Things still have not changed all that much as a country and as the church in this country (See the consumingjesus.org post by Daniel Fan titled “Is Racism Over Now That a Black Man is President of the United States?”. See also the link to The Oregonian “Opinion” piece by Clifford Chappell titled “Is Racism Gone for Good?” along with the ensuing interview at consumingjesus.org with Rev. Chappell). In all too many quarters, we are still separate and nothing more than supposedly equal. Racism and racialization has not come to an end, but has evolved. As I argued in a post titled “White Theology, Part I,”

It is worth noting that according to Michael Emerson and Christian Smith, racialization does not proceed by way of “constants,” but rather “variables.” And yet, many Americans view racialization not in terms of its evolving nature, but in constant, static terms. Thus, Americans tend to limit racialization to a specific timeframe and do not comprehend that racialization is very adaptable and undergoes an evolution over time. Emerson and Smith maintain that there are “grave implications” for failing to recognize that racialization evolves over time. The failure to recognize the evolving nature of racialization has “grave implications”: the more we fail to account for racialization or think that we live in a post-racialized society, the more entrenched racialization becomes (Michael O. Emerson and Christian Smith, Divided by Faith: Evangelical Religion and the Problem of Race in America [New York: Oxford University Press, 2000], p. 8). Read more.

Black Theologian James Cone said in a 2006 interview that in some ways the situation in our country is actually worse in terms of such things as health care, education, employment, and the prison system. In the interview, Cone exhorts white theologians to speak out forthrightly about the unrighteous situation in which we find ourselves, claiming that the white Christian establishment is complicit. As a white theologian, I believe we should listen to Lincoln and Cone, among others, and speak out and live forthrightly. Otherwise, I fear that not only Lincoln’s death but also Jesus’ death may be robbed of its redemptive, catalytic power in our lives (See 1 Corinthians 1:17 where Paul talks about the possibility of emptying Christ’s cross of its power in his ministry if he were to preach the gospel with words of human wisdom). Sins of omission (righteous acts we have failed to do) are just as evil as sins of commission (evils we have committed). Jesus died for both. May we live to please him in every way, making sure we contend against sins of commission and omission.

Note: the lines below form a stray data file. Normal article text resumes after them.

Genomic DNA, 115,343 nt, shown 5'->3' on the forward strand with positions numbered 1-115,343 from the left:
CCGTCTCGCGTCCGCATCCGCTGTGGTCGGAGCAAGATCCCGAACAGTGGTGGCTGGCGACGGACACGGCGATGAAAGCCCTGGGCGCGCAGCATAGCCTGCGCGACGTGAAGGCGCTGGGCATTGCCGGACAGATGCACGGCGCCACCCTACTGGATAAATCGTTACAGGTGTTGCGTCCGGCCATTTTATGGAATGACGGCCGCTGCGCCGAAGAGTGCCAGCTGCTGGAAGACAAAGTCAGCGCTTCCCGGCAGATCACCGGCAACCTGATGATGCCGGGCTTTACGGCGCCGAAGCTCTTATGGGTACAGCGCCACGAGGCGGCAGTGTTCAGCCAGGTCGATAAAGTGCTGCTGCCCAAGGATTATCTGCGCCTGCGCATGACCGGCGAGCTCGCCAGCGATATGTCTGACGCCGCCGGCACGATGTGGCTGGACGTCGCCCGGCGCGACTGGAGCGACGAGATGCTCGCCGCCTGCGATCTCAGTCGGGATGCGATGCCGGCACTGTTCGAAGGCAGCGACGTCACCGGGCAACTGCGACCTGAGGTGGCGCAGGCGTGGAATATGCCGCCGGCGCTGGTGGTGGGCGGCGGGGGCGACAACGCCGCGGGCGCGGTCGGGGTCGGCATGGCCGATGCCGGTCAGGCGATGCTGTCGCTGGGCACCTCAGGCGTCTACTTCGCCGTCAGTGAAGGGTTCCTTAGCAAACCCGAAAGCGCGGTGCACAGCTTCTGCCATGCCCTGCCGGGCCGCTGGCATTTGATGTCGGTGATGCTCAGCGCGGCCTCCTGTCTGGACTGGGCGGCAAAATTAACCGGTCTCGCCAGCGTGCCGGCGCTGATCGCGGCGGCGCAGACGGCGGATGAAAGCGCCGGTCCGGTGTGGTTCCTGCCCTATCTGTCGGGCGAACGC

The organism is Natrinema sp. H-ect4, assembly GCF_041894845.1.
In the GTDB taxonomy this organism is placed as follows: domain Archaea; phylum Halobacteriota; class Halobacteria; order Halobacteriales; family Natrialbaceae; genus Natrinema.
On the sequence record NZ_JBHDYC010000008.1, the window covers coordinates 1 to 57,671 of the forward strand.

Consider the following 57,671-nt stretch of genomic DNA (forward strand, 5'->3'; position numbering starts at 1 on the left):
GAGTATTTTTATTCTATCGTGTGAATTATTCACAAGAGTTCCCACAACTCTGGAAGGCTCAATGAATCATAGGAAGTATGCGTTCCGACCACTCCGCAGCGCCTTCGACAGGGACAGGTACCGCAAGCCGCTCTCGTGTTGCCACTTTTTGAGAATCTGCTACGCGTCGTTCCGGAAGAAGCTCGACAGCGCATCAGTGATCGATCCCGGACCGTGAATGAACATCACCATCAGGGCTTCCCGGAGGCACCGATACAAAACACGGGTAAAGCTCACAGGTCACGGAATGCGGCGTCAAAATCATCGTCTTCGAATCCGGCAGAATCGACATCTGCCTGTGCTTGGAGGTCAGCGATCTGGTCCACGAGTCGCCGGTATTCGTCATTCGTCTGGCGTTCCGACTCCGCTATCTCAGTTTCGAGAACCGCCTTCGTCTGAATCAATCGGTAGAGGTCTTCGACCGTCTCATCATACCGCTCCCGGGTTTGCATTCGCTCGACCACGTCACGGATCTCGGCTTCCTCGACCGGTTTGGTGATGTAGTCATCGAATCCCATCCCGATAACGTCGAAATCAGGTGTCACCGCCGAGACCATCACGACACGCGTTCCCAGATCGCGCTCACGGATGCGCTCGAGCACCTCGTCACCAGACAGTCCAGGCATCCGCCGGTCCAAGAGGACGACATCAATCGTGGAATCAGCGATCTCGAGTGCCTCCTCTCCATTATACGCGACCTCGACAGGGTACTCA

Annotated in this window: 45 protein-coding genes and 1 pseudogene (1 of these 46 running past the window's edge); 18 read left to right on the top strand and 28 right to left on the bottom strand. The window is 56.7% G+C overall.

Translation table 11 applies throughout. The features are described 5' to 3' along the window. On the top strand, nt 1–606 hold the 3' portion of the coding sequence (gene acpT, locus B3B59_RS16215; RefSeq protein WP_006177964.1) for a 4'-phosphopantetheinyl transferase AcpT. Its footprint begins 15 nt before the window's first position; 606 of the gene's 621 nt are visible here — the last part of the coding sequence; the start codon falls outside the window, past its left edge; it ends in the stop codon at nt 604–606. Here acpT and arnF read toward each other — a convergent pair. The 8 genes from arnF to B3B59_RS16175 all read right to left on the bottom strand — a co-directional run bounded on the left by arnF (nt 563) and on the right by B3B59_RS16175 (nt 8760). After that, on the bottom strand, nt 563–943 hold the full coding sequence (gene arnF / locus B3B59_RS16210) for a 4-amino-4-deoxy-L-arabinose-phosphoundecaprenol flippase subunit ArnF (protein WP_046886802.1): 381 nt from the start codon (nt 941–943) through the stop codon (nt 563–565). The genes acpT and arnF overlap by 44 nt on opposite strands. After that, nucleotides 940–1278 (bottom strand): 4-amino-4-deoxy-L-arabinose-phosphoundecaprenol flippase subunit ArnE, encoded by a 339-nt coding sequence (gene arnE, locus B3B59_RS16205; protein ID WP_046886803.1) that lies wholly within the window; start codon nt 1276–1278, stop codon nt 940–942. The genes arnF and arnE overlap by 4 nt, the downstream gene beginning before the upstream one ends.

What does speaking out and living forthrightly look like—especially in the church? For starters, we need to denounce the McClellan version of the church growth principle that claims that the race question is incidental and subsidiary to Christian unity. What kind of unity are we talking about when we claim that we are separate but equal in our ecclesial experience (separate churches for whites and blacks and others)? The McClellan church growth principle is pragmatic, though not practical if we mean missional. Christendom’s collapse in our country is bound up with the Civil War: Christianity came to be viewed as captive to cultural trends—the North and South had the same red, white and black letter Bible but read and preached it differently on matters black and white. Christian America took a further hit during the Civil Rights era, as many Christian conservatives stood in opposition to King’s biblical mandate. The Evangelical church will take another hit shortly if white Evangelicalism doesn’t make far greater space for unity along ethnic lines in its worship centers across the land, for America is becoming increasingly brown, decreasingly white.

However, our concern is not political correctness, opportunism and penance, but biblical justice and repentance in keeping with 2 Chronicles 7:14 (This is not simply an individual, personal matter. The prophets of old identified with their people’s sin and confessed on their behalf; see for example Daniel 9:1-19). No confession, no forgiveness, no cleansing, no true progress. What kind of unity and progress are we talking about when we are talking about unity and progress based on non-confessed sins of commission and omission? There is no prophetic power and progress in such unity.

Lincoln was seen as a rabble rouser in his day. That’s why he got shot in the head. King was seen as a rabble rouser in his day. That’s why he got shot in the head. Jesus was seen as a rabble rouser in his day. That’s one key reason why he was hung on a cross. Each one died to bring unity and create one people out of the ashes of disparity. While as a Protestant, I do not believe in doing penance, I do believe that we are responsible for our sins of commission and omission. When we don’t own the sins of our past and present disunity whereby we fail to love our brothers and sisters of diverse ethnicity in concrete forms of ecclesial and civic engagement, it is almost as if we are saying with our lives that Lincoln, King, and the Lord Jesus died in vain. Did they?

An earlier version of this piece was cross-posted on Monday, May 16th, 2011 at consumingjesus.org and new-wineskins.org.

About Paul Louis Metzger

Dr. Paul Louis Metzger is the Founder and Director of The Institute for the Theology of Culture: New Wine, New Wineskins and Professor at Multnomah Biblical Seminary/Multnomah University. He is the author of numerous works, including "Connecting Christ: How to Discuss Jesus in a World of Diverse Paths" and "Consuming Jesus: Beyond Race and Class Divisions in a Consumer Church." These volumes and his others can be found wherever fine books are sold.